Jane Blatz; Zachary Brado; Adam Medwetsky;
David Cooper; Burhan Saiyed; Tian Wang
Case Study: The Army Crew Team
Reason: Why does the Varsity Team Lose to the JV Team?
Varsity’s consistent losses to the JV team can be explained by their lack of characteristics that make up a true team. The losses can also be attributed to JV’s strong team cohesion and the presence of team disrupters on the Varsity team.
Team Playing vs. Individuality
The Army’s Varsity Crew team was not a true team. They were merely eight star athletes, with no cohesion or team chemistry, thrown together. The players and positions were selected strictly on physical strength and capabilities. This completely contradicts the …show more content…
Coach P. Intervention
Once the new Varsity team is formed, the team should do more teambuilding and trust-building exercises, as well as participate in and embrace the CEP training. There needs to be buy-in for the team as a whole, and a good culture of working hard and trusting each other. The team cannot work as a group of individuals. The teamwork for this sport is reciprocal teamwork, because the team must work well together and mesh to succeed, always trying to achieve “swing.”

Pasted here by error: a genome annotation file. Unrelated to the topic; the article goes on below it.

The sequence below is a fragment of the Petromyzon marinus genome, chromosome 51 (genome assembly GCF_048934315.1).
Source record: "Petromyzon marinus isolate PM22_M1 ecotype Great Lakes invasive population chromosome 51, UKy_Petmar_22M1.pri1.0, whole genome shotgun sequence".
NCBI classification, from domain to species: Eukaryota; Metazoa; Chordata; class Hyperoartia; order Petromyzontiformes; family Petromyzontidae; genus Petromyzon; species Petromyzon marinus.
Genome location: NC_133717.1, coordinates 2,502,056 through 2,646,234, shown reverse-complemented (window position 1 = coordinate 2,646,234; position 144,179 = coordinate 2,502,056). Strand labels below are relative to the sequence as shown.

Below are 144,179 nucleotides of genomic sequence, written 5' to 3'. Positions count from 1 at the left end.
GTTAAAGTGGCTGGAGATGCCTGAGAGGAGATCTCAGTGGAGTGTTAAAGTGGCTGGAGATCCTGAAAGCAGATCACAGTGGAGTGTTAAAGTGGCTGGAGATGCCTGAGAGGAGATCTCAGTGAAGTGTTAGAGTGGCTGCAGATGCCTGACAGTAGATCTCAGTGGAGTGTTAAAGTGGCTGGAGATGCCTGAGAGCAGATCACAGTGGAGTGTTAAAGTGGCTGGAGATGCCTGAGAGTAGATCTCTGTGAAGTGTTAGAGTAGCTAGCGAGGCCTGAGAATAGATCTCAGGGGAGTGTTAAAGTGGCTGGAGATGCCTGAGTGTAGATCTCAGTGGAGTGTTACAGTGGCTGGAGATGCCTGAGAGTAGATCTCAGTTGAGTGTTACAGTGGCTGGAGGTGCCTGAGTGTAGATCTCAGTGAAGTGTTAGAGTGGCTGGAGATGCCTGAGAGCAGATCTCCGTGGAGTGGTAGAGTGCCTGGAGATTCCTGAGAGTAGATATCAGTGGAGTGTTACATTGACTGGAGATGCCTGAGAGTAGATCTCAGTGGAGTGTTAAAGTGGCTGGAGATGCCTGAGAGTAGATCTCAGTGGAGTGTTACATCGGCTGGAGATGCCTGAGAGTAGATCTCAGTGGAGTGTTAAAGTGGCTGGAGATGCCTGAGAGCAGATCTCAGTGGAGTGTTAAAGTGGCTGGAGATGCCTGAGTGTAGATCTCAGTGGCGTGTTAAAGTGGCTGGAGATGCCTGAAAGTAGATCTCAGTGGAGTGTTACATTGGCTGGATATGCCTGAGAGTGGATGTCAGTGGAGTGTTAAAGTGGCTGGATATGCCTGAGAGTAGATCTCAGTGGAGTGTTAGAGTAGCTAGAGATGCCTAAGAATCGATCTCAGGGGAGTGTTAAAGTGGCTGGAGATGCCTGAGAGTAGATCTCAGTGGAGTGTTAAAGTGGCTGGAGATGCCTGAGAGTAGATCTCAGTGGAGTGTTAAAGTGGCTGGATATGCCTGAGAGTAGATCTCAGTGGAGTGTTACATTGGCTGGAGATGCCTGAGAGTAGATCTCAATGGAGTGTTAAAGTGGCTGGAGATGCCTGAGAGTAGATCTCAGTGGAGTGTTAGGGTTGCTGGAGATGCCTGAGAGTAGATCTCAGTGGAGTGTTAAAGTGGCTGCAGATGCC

This recommendation only works when there is time for the team to mesh. The proper time to intervene is early in the season, when the team has time to work together and learn to trust each other. The four days before nationals is not the time to switch things up. The time to intervene is as soon as it became clear that there was an inherent problem in the Varsity team. After the first time the JV squad beat the Varsity squad, it could have been a fluke, or even after the second game. Coach P. should be alert after the first loss, and once a pattern appears and Coach P. determines that the Varsity time is